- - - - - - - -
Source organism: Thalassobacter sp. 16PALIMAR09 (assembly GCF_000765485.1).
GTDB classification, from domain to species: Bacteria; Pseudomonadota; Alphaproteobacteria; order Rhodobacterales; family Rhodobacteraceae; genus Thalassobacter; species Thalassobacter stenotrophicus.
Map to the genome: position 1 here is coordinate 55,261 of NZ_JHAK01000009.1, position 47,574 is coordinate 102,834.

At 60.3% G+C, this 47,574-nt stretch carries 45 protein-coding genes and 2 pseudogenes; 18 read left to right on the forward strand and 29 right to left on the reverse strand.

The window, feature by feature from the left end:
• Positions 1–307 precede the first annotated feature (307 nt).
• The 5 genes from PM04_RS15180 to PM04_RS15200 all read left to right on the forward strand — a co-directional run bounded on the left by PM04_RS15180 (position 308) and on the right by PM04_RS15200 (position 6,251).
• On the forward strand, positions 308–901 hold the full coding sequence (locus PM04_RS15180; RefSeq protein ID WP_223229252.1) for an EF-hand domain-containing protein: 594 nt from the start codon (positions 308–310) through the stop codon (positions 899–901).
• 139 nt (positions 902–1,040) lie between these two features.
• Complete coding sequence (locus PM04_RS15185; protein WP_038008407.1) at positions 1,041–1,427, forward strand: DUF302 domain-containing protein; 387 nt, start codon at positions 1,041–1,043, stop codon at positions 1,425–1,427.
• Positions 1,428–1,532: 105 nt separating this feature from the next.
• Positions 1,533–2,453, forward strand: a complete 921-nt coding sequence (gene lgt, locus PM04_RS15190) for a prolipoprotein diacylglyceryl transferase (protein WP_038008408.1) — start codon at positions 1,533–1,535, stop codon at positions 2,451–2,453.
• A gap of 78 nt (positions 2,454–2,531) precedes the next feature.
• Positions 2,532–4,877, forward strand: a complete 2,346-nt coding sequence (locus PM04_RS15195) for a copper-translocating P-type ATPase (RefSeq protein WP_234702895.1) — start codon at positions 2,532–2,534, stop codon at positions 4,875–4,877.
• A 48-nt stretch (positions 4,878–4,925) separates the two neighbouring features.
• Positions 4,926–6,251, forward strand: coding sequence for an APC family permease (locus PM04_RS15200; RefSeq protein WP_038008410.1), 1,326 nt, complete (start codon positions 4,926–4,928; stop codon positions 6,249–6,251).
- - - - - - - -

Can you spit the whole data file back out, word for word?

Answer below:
Source organism: Thalassobacter sp. 16PALIMAR09 (assembly GCF_000765485.1).
GTDB classification, from domain to species: Bacteria; Pseudomonadota; Alphaproteobacteria; order Rhodobacterales; family Rhodobacteraceae; genus Thalassobacter; species Thalassobacter stenotrophicus.
Map to the genome: position 1 here is coordinate 55,261 of NZ_JHAK01000009.1, position 47,574 is coordinate 102,834.

At 60.3% G+C, this 47,574-nt stretch carries 45 protein-coding genes and 2 pseudogenes; 18 read left to right on the forward strand and 29 right to left on the reverse strand.

The window, feature by feature from the left end:
• Positions 1–307 precede the first annotated feature (307 nt).
• The 5 genes from PM04_RS15180 to PM04_RS15200 all read left to right on the forward strand — a co-directional run bounded on the left by PM04_RS15180 (position 308) and on the right by PM04_RS15200 (position 6,251).
• On the forward strand, positions 308–901 hold the full coding sequence (locus PM04_RS15180; RefSeq protein ID WP_223229252.1) for an EF-hand domain-containing protein: 594 nt from the start codon (positions 308–310) through the stop codon (positions 899–901).
• 139 nt (positions 902–1,040) lie between these two features.
• Complete coding sequence (locus PM04_RS15185; protein WP_038008407.1) at positions 1,041–1,427, forward strand: DUF302 domain-containing protein; 387 nt, start codon at positions 1,041–1,043, stop codon at positions 1,425–1,427.
• Positions 1,428–1,532: 105 nt separating this feature from the next.
• Positions 1,533–2,453, forward strand: a complete 921-nt coding sequence (gene lgt, locus PM04_RS15190) for a prolipoprotein diacylglyceryl transferase (protein WP_038008408.1) — start codon at positions 1,533–1,535, stop codon at positions 2,451–2,453.
• A gap of 78 nt (positions 2,454–2,531) precedes the next feature.
• Positions 2,532–4,877, forward strand: a complete 2,346-nt coding sequence (locus PM04_RS15195) for a copper-translocating P-type ATPase (RefSeq protein WP_234702895.1) — start codon at positions 2,532–2,534, stop codon at positions 4,875–4,877.
• A 48-nt stretch (positions 4,878–4,925) separates the two neighbouring features.
• Positions 4,926–6,251, forward strand: coding sequence for an APC family permease (locus PM04_RS15200; RefSeq protein WP_038008410.1), 1,326 nt, complete (start codon positions 4,926–4,928; stop codon positions 6,249–6,251).